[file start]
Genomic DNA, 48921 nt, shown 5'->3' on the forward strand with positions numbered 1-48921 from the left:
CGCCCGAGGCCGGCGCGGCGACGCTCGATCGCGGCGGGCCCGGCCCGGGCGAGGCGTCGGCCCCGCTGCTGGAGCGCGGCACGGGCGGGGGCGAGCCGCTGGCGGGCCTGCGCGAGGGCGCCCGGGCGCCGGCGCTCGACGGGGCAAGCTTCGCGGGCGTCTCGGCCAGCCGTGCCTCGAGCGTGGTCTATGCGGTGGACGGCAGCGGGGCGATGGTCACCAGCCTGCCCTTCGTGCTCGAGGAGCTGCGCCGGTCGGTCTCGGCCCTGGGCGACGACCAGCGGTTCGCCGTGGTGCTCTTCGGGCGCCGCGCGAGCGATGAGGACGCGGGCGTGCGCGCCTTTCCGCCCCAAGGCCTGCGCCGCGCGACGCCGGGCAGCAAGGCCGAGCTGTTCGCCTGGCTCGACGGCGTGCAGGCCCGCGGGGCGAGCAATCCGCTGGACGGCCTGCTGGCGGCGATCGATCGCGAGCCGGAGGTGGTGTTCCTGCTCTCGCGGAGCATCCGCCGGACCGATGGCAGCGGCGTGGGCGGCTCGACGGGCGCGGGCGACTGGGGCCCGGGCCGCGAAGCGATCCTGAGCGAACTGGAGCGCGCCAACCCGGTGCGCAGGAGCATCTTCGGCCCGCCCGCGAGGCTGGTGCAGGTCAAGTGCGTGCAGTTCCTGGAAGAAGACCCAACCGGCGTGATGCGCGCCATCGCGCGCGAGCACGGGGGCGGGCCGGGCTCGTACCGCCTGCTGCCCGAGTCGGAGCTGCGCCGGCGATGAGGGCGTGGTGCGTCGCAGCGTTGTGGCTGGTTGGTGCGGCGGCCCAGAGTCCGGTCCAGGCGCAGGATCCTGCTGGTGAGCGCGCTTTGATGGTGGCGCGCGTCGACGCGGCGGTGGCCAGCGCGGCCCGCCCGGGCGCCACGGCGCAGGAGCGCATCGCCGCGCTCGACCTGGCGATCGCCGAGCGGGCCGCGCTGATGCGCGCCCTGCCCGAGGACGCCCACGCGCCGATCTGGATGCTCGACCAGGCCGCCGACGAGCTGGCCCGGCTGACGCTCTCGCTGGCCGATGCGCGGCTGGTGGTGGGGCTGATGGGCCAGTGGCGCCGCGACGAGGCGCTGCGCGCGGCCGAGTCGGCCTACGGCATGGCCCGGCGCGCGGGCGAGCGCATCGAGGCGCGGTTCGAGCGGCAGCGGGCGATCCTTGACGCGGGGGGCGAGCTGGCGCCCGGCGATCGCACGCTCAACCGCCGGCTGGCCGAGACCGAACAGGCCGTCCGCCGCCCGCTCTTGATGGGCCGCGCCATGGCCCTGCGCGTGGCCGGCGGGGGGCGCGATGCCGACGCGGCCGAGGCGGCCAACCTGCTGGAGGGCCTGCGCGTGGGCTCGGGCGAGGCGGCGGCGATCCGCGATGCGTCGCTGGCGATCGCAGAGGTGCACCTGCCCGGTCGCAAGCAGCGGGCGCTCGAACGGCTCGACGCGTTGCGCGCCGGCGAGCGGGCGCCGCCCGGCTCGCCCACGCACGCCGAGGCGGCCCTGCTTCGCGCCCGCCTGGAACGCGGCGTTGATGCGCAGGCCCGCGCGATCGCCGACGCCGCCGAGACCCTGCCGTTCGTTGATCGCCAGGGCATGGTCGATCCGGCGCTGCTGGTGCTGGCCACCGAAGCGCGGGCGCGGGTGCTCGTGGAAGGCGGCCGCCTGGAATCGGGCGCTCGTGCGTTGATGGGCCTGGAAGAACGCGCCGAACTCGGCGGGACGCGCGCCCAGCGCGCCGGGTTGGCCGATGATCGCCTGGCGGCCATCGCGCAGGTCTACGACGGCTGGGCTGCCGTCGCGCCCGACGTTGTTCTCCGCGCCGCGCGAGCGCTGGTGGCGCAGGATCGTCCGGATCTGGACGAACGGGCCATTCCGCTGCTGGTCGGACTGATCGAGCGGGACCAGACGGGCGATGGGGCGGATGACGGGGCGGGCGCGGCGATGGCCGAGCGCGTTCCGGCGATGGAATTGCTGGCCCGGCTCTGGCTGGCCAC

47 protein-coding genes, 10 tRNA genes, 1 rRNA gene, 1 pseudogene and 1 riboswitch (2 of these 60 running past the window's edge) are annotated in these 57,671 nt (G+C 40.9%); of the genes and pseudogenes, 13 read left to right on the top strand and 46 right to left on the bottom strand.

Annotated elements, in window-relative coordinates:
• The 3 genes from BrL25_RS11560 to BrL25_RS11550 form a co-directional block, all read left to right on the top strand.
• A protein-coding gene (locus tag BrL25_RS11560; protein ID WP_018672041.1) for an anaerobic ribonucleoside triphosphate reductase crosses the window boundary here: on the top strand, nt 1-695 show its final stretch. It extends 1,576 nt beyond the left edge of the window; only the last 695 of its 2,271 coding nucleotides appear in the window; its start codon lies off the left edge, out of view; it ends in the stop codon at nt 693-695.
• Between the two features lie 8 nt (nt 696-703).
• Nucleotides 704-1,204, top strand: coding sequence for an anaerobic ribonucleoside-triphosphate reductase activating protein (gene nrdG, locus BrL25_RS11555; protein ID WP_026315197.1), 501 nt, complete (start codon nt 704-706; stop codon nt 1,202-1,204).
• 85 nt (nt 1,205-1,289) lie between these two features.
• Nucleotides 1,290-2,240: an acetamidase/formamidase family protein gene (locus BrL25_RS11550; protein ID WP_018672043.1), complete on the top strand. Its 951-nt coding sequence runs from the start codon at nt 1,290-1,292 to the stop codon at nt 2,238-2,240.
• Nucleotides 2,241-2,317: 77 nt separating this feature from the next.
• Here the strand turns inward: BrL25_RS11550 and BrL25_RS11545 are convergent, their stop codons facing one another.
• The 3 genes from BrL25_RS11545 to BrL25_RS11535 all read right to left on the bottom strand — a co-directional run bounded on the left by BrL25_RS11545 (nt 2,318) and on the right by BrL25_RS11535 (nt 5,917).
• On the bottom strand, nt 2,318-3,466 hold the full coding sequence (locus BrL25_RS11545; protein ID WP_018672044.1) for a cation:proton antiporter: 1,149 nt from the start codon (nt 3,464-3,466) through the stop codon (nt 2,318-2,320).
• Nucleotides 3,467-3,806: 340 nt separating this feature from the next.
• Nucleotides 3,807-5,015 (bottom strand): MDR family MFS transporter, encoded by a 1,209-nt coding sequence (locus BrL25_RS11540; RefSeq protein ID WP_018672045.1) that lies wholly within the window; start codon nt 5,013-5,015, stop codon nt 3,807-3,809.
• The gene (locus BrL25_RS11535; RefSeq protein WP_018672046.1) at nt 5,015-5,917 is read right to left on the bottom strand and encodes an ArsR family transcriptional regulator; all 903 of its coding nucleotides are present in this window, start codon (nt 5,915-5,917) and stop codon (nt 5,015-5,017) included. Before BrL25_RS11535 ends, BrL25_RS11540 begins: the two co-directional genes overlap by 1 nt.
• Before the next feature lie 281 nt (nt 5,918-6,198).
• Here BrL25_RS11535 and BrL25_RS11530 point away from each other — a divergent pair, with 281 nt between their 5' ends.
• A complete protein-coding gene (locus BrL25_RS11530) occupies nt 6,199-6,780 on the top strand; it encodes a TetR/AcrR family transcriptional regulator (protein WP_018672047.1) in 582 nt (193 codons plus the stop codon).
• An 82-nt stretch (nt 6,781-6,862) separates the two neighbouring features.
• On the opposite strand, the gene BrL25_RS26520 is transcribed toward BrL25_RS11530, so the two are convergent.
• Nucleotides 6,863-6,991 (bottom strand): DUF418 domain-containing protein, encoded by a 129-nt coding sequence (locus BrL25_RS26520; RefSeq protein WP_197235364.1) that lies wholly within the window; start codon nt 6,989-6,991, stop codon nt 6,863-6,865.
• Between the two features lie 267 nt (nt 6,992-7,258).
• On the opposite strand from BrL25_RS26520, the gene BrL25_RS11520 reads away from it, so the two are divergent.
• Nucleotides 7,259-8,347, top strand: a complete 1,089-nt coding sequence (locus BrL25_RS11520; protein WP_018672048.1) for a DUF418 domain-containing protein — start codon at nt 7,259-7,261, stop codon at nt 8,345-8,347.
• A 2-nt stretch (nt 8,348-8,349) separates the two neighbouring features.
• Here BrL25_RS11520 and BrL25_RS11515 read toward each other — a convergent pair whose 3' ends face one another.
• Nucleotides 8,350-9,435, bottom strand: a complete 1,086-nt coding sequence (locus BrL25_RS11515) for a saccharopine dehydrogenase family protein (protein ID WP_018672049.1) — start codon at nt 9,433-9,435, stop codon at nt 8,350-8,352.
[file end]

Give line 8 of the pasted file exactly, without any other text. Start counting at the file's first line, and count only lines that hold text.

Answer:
• Nucleotides 704-1,204, top strand: coding sequence for an anaerobic ribonucleoside-triphosphate reductase activating protein (gene nrdG, locus BrL25_RS11555; protein ID WP_026315197.1), 501 nt, complete (start codon nt 704-706; stop codon nt 1,202-1,204).